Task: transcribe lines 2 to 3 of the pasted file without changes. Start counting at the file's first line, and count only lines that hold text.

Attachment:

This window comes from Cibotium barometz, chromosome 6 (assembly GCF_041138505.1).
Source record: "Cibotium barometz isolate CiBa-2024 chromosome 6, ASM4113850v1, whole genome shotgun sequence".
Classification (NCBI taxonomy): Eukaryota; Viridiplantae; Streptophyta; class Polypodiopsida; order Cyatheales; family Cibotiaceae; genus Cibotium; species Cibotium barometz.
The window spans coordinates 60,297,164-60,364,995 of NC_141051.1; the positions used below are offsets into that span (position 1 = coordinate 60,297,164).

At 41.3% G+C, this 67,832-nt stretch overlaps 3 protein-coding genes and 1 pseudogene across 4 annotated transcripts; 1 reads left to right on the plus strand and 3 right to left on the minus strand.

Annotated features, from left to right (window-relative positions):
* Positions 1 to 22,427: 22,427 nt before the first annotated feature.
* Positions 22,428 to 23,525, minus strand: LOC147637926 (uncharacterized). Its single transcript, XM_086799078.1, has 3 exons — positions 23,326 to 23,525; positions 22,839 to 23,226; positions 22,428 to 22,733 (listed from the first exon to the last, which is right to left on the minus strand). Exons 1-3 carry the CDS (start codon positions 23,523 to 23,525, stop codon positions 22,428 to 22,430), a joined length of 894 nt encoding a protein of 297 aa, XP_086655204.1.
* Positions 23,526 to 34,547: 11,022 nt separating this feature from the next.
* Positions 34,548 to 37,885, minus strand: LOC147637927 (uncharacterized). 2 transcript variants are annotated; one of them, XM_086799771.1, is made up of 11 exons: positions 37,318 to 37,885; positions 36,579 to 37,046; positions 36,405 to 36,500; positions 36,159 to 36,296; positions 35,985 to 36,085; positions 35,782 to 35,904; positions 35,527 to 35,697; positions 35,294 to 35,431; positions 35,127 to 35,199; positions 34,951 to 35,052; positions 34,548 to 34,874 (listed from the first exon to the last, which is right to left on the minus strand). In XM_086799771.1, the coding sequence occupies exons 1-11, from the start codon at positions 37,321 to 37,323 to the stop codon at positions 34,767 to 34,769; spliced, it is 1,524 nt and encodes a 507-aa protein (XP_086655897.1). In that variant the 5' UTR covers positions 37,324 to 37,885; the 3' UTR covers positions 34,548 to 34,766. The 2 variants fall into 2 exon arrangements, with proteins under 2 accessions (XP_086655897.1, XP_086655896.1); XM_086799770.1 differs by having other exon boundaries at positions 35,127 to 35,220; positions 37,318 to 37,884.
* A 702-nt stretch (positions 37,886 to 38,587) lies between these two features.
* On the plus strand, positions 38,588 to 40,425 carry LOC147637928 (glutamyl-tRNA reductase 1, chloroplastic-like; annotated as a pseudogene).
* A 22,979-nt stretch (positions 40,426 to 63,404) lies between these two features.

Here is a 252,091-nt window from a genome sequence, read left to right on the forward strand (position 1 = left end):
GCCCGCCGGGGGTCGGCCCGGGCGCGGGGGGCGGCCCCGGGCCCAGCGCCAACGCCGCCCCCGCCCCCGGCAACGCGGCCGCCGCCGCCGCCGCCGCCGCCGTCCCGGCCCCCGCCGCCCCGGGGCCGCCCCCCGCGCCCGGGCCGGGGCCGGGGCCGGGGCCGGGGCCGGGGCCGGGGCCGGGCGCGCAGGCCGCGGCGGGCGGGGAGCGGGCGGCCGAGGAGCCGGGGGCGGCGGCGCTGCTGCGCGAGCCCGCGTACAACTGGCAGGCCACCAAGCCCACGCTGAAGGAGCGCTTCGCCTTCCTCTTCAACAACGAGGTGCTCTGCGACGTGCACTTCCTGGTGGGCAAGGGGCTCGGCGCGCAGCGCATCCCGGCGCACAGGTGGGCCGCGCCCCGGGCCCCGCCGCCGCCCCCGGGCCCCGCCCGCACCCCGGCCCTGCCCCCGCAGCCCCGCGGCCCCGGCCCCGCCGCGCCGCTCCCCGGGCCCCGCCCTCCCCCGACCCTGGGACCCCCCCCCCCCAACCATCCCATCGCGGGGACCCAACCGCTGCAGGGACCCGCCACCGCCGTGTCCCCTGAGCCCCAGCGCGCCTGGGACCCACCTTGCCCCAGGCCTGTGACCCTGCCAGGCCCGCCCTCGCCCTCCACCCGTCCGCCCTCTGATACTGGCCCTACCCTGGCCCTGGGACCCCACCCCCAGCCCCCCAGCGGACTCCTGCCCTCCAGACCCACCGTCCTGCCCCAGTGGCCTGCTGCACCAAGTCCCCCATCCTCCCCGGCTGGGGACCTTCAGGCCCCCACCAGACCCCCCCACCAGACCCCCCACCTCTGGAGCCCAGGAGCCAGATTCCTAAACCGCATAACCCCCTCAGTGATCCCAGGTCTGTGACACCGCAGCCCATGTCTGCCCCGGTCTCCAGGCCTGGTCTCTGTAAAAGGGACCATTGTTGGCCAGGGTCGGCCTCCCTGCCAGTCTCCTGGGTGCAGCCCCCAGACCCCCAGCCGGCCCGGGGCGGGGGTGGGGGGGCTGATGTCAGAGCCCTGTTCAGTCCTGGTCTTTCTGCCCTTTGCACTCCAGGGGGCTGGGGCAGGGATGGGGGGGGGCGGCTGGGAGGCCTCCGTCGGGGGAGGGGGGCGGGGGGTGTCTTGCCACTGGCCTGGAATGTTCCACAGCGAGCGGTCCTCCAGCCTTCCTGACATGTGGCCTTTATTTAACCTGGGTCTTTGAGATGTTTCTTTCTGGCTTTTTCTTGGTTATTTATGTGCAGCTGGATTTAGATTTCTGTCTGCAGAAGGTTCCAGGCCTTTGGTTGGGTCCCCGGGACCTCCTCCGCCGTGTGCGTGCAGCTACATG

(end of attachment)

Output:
Source record: "Cibotium barometz isolate CiBa-2024 chromosome 6, ASM4113850v1, whole genome shotgun sequence".
Classification (NCBI taxonomy): Eukaryota; Viridiplantae; Streptophyta; class Polypodiopsida; order Cyatheales; family Cibotiaceae; genus Cibotium; species Cibotium barometz.